Understanding the true cost of the electric vehicle transition

While electric vehicles may seem a fantastic solution to pollution problems, they create a whole new suite of economic and environmental challenges. What’s the cost – and the price – of going green?

Over the next few decades, corporate fleets will have little choice but go green. To meet international climate goals, governments are mandating the end of petrol and diesel vehicles. Procurement teams will have to figure out how to integrate electric vehicles (EV) into their fleets and incentivise their suppliers to do the same.

The EV future will be here soon. Norway and South Korea plan to end sales of gas and diesel cars by 2025, and China will follow in 2035. The UK has a similar goal for 2030 and will also ban plug-in hybrid sales by 2035. Several US states, including California, have made similar commitments.

Consumer sales of electrified vehicles keep climbing. In the US, EV sales rose over 20% in one quarter, driven partly by high fuel prices. When gas prices go up, EV sales increase as well.

A transition to EVs figures prominently in emissions reduction projections to meet the goals of the Paris Agreement to reduce greenhouse gas emission to zero by 2050.

Procurement teams must prepare for EVs

While consumer vehicles like the Tesla line grab headlines, procurement teams are working to integrate EVs into their buying plans. At this point, public procurement is leading the way. For public fleets, fuel costs are only part of the procurement picture. Public expenditures are seen as instruments of social policy as much as providing services. Government should model the behavior they expect from their citizens, leading to large-scale improvements. Although the strategies are different, corporate procurement leaders can learn much from their public sector colleagues.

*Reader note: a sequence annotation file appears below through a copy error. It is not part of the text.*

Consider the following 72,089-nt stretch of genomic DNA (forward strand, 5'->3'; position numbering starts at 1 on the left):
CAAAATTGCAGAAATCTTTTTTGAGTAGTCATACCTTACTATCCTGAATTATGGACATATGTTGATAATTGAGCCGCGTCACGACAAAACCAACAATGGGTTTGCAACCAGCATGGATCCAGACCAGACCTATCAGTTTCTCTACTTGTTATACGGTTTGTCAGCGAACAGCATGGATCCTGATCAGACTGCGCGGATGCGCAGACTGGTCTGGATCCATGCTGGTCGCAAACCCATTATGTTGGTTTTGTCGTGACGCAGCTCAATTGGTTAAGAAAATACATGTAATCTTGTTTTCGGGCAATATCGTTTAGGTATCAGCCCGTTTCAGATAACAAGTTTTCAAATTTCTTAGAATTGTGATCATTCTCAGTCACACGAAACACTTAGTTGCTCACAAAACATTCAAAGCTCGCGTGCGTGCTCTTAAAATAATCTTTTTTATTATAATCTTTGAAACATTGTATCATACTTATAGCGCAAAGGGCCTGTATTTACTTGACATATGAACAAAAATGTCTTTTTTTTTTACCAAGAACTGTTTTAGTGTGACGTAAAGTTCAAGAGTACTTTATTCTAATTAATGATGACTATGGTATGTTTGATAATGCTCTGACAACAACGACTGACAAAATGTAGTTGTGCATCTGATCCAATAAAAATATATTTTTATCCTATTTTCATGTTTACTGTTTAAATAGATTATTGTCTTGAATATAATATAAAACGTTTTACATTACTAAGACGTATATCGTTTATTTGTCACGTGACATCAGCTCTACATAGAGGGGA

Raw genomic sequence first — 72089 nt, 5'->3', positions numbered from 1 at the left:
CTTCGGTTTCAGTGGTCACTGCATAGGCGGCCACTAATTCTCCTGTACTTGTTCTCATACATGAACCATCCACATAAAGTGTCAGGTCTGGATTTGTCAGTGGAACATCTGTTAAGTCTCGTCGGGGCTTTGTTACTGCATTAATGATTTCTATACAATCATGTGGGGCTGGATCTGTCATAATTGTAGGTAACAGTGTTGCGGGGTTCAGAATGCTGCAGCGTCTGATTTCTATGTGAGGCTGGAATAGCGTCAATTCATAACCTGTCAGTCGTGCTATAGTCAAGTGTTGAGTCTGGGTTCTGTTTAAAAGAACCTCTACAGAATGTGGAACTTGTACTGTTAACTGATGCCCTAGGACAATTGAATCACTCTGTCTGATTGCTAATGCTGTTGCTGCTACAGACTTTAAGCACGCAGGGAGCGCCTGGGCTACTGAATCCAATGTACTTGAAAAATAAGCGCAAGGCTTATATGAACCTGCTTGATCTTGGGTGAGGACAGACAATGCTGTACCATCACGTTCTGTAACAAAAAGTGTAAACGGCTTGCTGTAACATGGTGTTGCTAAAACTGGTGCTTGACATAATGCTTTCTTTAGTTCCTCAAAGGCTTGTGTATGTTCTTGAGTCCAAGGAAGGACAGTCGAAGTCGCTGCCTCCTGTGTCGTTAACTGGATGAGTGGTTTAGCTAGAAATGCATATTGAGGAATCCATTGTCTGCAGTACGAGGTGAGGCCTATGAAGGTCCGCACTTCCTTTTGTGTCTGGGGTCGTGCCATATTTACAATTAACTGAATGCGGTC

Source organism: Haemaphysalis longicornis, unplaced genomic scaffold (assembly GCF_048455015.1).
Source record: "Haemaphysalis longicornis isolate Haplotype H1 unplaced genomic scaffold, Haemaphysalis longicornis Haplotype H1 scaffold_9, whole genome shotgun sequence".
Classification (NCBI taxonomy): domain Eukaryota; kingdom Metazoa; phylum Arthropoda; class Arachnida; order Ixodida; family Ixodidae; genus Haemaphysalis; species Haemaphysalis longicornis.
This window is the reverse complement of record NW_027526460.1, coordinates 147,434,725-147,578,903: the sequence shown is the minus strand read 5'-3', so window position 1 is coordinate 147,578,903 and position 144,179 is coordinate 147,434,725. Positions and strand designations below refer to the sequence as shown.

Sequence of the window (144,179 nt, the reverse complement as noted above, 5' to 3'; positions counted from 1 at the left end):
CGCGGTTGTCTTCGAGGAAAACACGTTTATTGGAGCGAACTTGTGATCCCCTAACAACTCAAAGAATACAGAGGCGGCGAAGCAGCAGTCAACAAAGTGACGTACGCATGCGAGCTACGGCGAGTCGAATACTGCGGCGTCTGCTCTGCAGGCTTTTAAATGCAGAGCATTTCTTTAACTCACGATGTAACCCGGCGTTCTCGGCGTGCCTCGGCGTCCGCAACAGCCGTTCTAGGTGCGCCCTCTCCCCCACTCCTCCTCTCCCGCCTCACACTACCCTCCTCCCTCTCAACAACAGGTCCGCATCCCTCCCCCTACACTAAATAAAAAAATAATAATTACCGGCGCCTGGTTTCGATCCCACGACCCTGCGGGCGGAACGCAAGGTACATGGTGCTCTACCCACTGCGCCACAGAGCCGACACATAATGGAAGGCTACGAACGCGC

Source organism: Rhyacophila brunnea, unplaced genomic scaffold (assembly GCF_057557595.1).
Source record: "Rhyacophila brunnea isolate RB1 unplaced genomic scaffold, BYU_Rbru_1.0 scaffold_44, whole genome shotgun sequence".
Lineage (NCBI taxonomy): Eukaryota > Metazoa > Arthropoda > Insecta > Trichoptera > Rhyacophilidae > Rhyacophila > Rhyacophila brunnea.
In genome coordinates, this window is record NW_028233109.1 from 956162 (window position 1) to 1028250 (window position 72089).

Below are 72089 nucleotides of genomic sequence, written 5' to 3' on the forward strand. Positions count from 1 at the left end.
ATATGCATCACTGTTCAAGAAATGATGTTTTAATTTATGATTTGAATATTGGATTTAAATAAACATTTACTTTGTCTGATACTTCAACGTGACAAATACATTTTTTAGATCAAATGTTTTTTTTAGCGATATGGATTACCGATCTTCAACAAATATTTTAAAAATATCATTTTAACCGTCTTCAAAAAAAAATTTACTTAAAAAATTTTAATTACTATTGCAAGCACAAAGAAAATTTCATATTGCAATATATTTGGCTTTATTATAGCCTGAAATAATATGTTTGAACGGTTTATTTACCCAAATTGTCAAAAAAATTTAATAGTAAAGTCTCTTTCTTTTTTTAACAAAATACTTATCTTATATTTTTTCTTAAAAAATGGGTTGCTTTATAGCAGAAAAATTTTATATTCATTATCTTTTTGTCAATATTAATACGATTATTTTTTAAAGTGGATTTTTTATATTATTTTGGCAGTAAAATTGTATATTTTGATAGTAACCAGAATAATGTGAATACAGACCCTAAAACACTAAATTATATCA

In the US, the Biden administration has announced plans to phase out gas engines from the government’s fleet of 675,000 vehicles by 2035. State and local jurisdictions are following along, taking advantage of federal subsidies to install charging infrastructure.

Norway has mandated electric cars, vans, and city buses, except for large cargo vehicles that require extended capacity and range and buses already powered by biogas. Germany plans to convert 20% of the Federation’s fleet to EVs. Meanwhile, the government of Australia is still formulating its EV adoption strategy.

In addition to the genuine reduction in GHG emissions, EV adoption has other, less tangible effects. Employees want to work for an employer that shares their environmental concerns. Employees who drive EVs value the opportunity to be seen as environmentally responsible by their friends and neighbors.

One of the critical objections to EV adoption— range anxiety— is less of a factor in commercial use. Driving patterns and habits are more well defined, and the vehicle will return to its home at the end of each day to recharge. The average EV range is well within the average miles traveled per day, even for consumer use.

The availability of public charging infrastructure could be a factor for drivers, like salespeople, who drive an above-average amount of miles per day. For many drivers, the reluctance to switch to an EV ebbs when they feel the rapid acceleration and quiet cabin compared to the gas vehicle they’re giving up.

Understanding employees’ acceptance of EVs is critical to managing the GHG emissions reduction strategy. People who are pro-environment in other parts of their life will likely be eager to adopt EVs. The first step is to let people experience an EV for the first time. The driving experience will probably win over people who are not as concerned about the environment.